JACKSON – On Friday, the state held a dedication ceremony for the Carroll Gartin Justice Building – a 162,000 square-foot neoclassical structure located just northwest of the state Capitol.
“This is a beacon of justice for all in the state of Mississippi,” Lt. Gov. Phil Bryant said at the ceremony.
The building houses the Mississippi Supreme Court, Court of Appeals and other judiciary functions. It has been in use since 2008, though partially under construction during part of that time. The structure was decked out in its full splendor on Friday.
Two days later in the state’s capital city a week-long slate of activities honoring the 50th anniversary of the Freedom Riders kicked off.
Officially, the two events – the dedication of the state’s justice building and a reunion of people from across the country, including from right here in Mississippi, who sacrificed for equal rights for all Mississippians – are not related.
In reality, though, the two events should be one and the same. After all, the Carroll Gartin Justice Building is supposed to represent fair and equal justice for all. That is what the Freedom Riders were trying to accomplish in 1961.
But that is not what happened in 1961 when more than 300 people were arrested in Jackson and held in maximum security at foreboding Parchman Penitentiary for doing nothing more than riding a bus or train while demanding equal rights. Among those arrested and held at Parchman was Hezekiah Watkins, a 13-year-old Jackson boy.
On Friday at the dedication, James Graves, who was the third black to serve on the state Supreme Court since Reconstruction, and now a U.S. Court of Appeals judge appointed by President Barack Obama – recognized all the dignitaries at the event. Graves had the packed courtroom in stitches as he interspersed jokes with the routine introductions.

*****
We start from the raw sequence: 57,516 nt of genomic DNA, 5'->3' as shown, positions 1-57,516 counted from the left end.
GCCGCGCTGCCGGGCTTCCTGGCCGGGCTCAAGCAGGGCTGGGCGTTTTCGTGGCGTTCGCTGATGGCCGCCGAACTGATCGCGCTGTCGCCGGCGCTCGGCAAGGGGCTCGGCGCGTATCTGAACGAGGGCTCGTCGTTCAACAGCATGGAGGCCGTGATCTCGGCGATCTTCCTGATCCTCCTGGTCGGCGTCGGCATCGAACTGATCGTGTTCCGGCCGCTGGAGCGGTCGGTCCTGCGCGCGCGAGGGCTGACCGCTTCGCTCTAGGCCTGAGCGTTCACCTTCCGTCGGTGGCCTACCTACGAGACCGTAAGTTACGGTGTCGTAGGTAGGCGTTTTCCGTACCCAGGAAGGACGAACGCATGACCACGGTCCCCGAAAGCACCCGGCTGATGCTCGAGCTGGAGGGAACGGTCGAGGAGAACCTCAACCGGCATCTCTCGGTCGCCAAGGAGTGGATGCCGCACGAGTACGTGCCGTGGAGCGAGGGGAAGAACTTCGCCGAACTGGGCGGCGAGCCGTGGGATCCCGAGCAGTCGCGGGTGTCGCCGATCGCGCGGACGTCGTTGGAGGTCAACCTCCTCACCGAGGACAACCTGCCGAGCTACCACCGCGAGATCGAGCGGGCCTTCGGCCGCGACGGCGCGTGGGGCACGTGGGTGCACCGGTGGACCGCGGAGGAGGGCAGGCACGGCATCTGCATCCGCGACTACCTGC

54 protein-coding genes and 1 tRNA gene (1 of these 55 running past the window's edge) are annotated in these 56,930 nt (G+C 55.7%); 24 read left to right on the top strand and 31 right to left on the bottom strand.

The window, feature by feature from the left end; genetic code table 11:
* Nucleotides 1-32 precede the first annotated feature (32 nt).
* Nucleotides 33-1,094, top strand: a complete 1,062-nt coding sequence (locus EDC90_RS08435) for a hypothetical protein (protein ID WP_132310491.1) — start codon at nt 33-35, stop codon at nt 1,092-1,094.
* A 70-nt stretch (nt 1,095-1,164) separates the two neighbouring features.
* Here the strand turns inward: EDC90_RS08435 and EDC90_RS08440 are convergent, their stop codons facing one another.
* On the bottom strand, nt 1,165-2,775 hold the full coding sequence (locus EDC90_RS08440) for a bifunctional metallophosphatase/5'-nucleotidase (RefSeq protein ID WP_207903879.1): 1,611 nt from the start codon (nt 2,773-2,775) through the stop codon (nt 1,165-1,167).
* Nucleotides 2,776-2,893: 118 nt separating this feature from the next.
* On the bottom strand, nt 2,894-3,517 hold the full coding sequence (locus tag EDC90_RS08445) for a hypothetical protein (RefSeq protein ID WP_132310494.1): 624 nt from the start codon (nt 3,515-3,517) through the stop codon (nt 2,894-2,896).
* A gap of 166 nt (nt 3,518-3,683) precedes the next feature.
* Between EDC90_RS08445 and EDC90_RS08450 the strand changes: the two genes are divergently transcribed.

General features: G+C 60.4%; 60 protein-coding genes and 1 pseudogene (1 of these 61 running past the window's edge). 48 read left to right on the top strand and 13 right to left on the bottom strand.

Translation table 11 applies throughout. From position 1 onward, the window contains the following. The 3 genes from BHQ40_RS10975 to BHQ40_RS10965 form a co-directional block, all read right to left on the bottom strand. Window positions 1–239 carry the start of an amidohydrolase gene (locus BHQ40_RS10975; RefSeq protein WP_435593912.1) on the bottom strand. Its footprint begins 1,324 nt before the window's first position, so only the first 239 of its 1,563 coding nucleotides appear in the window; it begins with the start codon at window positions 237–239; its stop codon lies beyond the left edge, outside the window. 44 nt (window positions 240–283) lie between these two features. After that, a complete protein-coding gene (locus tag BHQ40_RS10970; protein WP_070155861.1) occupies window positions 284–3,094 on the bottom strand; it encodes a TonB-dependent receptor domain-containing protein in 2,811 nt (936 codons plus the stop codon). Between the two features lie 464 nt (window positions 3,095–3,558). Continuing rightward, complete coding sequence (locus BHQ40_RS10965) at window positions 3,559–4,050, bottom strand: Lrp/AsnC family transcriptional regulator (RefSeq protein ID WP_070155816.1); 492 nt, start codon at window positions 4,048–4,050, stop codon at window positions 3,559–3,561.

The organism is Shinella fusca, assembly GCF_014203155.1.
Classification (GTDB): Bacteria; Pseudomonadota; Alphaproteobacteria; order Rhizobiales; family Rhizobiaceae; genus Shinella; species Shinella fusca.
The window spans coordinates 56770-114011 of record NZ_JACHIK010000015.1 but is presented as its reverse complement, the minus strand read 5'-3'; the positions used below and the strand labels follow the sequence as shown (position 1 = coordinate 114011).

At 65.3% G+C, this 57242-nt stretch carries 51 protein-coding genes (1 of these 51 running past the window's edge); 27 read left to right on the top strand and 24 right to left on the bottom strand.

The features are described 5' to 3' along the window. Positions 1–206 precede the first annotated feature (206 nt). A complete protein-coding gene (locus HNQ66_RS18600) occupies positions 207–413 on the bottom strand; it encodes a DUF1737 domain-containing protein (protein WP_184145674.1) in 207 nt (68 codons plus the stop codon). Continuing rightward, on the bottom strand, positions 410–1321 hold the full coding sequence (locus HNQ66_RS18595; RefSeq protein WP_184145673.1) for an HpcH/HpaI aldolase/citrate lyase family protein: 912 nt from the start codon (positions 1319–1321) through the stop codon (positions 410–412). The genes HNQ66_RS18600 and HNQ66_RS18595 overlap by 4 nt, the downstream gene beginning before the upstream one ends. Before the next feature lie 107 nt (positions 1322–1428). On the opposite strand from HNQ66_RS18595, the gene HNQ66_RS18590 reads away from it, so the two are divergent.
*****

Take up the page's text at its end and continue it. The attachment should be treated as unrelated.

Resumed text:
The introductions Graves made included Leslie King, also an African-American, whom Gov. Haley Barbour named to replace Graves on the state Supreme Court.
One black on the state Supreme Court and one on the 10-member Court of Appeals might not be ideal, but it is a far cry from 1961 and what the Freedom Riders endured.
In 1961, the state’s courts’ and laws’ intent was to deny equal rights. There was no effort to hide that fact. The state justice building in 1961 did not symbolize justice for a significant portion of the population. It took the federal government to intervene to garner that equal justice that the courts of Mississippi did not provide in 1961.
On Friday, Gov. Haley Barbour spoke of the importance of the judicial system in a civilized society.
Barbour said the difference in the United States of America and many other nations is that here we honor the rule of law. No matter what the differences, when the courts rule on that matter of law we accept the outcome even though we might not agree with it.
That is not what was happening in 1961. The U.S. Supreme Court had ruled that the segregation of schools was unconstitutional as was the segregation of the nation’s transportation system. Yet, in Mississippi those entities, like most of the rest of society, were still segregated.
That is why the Freedom Riders rode in 1961.
Their ride and arrests did not end that segregation, but spurred the federal government to act to finally force Mississippi, including its courts, to enforce the laws of the land – to provide equal justice for all.
On Sunday, Barbour apologized to the Freedom Riders who reconvened in Jackson for the treatment they received in 1961.
We also can thank them for helping make the Carroll Gartin Justice Building that was dedicated about 48 hours earlier a beacon where all Mississippians can expect equal treatment.
Bobby Harrison is Capitol Bureau reporter in Jackson for the Daily Journal. Contact him at (601) 353-3119 or firstname.lastname@example.org.
Bobby Harrison/NEMS Daily Journal